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INSIGHT: Clarkson is Driving Awareness of Employment Law

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Disputes between employees are not infrequent in the workplace but, surely, few divide opinion quite so much as Jeremy Clarkson’s recent ‘fracas’ with a BBC producer.

An allegation of assault is extremely serious and, we must hope, unusual in the workplace and the BBC acted promptly to suspend Mr Clarkson pending an investigation into what actually happened.

The allegations, even in isolation, would be shocking to most employers but here we are talking about an individual whom, we are told, was already on a ‘final warning’ following a racism row last year.

So where does that leave the BBC as an employer now?

The waters have been muddied somewhat by the personality of the employee in question. His popularity with Top Gear fans is built on his edgy irreverence and his ability to challenge the boundaries of acceptable on-screen behaviour.

However, despite the clout that his viewing figures and revenue streams bring to the BBC, he is not bigger than the corporation and certainly not above the law.

If we compare his status at the BBC to a top-performing sales person in a commercial company, for example, it’s easy to see how dismissal may have a negative impact.  However, any organisation in a situation where an employee has been found to have acted in a way that is detrimental to the company and its reputation must also consider the negative impact of failing to act decisively.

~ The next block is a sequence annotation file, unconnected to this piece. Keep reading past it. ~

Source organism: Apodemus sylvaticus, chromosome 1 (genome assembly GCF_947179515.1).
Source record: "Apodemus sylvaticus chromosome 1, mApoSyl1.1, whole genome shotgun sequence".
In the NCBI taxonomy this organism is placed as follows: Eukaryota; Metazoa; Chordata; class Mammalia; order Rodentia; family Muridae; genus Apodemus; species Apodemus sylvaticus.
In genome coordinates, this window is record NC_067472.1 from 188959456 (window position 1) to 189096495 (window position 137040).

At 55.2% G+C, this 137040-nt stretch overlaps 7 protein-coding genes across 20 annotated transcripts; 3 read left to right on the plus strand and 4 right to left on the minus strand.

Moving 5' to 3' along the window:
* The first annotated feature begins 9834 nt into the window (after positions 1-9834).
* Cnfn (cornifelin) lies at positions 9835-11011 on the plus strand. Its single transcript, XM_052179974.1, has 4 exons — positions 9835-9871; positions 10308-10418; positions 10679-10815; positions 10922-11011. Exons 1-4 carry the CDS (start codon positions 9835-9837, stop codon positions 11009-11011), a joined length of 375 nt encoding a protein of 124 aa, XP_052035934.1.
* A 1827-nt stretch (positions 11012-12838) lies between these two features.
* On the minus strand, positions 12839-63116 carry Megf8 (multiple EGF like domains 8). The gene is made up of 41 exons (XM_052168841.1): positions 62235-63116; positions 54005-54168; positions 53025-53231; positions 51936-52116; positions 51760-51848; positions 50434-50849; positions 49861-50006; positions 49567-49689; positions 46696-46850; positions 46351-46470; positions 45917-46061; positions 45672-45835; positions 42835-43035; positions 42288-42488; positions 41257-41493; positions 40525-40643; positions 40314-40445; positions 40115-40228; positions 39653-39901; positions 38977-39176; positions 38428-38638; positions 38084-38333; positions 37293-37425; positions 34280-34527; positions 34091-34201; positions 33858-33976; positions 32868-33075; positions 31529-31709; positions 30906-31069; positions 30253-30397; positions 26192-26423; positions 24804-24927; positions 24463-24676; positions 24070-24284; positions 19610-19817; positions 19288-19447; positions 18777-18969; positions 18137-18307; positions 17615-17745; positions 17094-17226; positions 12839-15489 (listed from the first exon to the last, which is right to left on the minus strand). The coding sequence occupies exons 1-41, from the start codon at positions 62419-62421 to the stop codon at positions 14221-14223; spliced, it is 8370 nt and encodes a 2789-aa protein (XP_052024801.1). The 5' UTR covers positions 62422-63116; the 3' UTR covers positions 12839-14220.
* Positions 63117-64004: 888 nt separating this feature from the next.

The essential factor to remember here is that there needs to be a full investigation to discover what did actually happen and lay bare the evidence. That investigation is still underway at the BBC and, while plans for Mr Clarkson to appear at a Top Gear live event in Norway later this month have now been postponed, his fate will not be decided until the investigation has run its course.

In most employment disputes, the results of an initial investigation may prompt disciplinary action, dismissal or further suspension and investigation. In the Clarkson case, however, with a final warning already in place, there seems to be only limited options left: dismissal, exoneration or a final written warning to run concurrently with the one already in place.

Regardless of how the drama unfolds, Mr Clarkson’s future income and career seem unlikely to suffer. Back in the world of corporate realities, however, the legacy of his ‘fracas’ will be to serve as a reminder that no employee – no matter how senior – should be above employment law.

Also in this issue of Insight

Please note that the information and opinions contained in this article are not intended to be comprehensive, nor to provide legal advice. No responsibility for its accuracy or correctness is assumed by Pearson Solicitors and Financial Advisers Ltd or any of its members or employees. Professional legal advice should be obtained before taking, or refraining from taking, any action as a result of this article.

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